GM Volt, the PHEV. PHEV stands for plug-in hybrid electric vehicle. Basically it means it’s got a regular internal combustion engine and an electric motor and it can be plugged into the grid. That’s very important and it’s got to do with Vehicle-to-grid technology. Essentially, once infrastructure and system are in place, the GM Volt will aid the power grid at peak-times when energy demand is high by returning clean energy it “harvested” from renewable sources such as solar panels placed on your house roof. That makes EV and PHEV the only way to save renewable energy and return it to the power grid when needed!

VW resurrects the legendary Bulli as an all-electric microbus

VW resurrects the legendary Bulli as an all-electric microbus Back in the late 1990’s Volkswagen (VW) got a lot of acclaim for their updated version of the Beetle. The iconic form was updated to more modern tastes with sleeker lines and whimsical additions like a flower vase. VW has taken the same sensibility to re-introduce the van known worldwide as the Type Two, microbus, or Bulli as a sleek all-electric van made for iPad toting hipsters.

Can the most impressive car at Geneva Motor Show be considered "green?"

Can the most impressive car at Geneva Auto Show be considered "green?" For manufacturers at auto shows, getting noticed means demanding the public's attention; girls, fancy lights, demonstrations, VIP lounges, concept cars and dynamic displays all clamor for the attentive gaze of the crowd, and for the most part, boisterous exhibits translate into excessive buzz. With the Koenigsegg Agera R, the questions is, how much is too much?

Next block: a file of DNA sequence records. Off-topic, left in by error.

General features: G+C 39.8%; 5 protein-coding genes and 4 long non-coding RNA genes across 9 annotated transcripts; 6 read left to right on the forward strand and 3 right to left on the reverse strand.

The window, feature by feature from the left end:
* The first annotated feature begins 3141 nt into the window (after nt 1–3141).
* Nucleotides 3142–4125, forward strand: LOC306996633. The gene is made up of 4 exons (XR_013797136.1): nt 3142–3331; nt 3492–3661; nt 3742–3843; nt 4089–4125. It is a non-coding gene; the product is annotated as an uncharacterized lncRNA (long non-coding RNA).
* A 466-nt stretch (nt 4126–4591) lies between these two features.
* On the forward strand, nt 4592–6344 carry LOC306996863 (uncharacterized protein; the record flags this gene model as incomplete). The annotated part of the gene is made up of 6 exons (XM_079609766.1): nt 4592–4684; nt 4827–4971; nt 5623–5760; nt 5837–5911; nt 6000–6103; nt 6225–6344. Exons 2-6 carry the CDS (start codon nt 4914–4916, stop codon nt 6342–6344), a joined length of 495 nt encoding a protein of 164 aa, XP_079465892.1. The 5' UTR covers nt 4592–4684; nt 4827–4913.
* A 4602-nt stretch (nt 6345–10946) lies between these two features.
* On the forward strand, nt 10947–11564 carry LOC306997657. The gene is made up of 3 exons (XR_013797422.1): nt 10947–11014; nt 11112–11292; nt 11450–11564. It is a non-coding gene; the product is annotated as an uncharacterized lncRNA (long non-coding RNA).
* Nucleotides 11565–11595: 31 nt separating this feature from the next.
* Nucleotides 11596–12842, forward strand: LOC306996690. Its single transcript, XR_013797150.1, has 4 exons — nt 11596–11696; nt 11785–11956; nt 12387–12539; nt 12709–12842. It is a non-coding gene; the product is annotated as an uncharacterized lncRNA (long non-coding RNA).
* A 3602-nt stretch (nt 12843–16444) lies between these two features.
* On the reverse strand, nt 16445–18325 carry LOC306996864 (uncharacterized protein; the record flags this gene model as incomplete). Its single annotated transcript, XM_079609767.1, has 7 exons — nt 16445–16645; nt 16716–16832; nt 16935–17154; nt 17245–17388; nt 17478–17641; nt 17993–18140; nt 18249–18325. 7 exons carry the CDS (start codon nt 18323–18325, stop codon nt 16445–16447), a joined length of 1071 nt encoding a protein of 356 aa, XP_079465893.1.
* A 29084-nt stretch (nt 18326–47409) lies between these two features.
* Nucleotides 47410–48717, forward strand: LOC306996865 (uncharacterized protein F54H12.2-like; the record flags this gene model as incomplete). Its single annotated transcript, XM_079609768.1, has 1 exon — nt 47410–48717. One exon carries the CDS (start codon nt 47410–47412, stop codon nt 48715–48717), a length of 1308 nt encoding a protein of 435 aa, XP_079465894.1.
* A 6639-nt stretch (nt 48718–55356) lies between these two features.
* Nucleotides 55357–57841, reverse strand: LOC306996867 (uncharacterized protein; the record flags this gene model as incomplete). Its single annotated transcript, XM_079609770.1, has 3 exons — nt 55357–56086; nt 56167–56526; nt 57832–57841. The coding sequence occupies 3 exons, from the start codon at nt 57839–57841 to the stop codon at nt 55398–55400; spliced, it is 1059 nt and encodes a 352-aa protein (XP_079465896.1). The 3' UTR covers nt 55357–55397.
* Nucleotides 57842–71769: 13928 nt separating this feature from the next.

Now regarded as perhaps the most powerful production sports car in the world, the Koenigsegg Agera R is truly a one-of-a-kind sports car. Set to debut at the 2011 Geneva Auto Show, the bi-turbo 5.0L V8 engine features a 0-62 mph time of 2.9 seconds and comes with a 7-speed dual clutch transmission. Even more impressive, at least from a power perspective, is the 1,115 horsepower potential.

So how does the Agera R achieve a horsepower so off the charts?

Ethanol.

Yes, the secret of this ridiculously fast (260 mph) vehicle is the ethanol.

BMW chasing electric car mark with the BMW i, but it may be too slow

BMW chasing electric car mark with the BMW i, but it may be too slowBMW has traditionally focused on an affluent customer segment, and the target for the upcoming all-electric BMW i is no exception; it just also allows that same segment to feel guilt-free. The company began working on electric cars in 2007, calling its endeavor Project i. It’s great to hear that BMW is putting some focus on electric cars but with a release date targeting 2013 it may be a little late to market.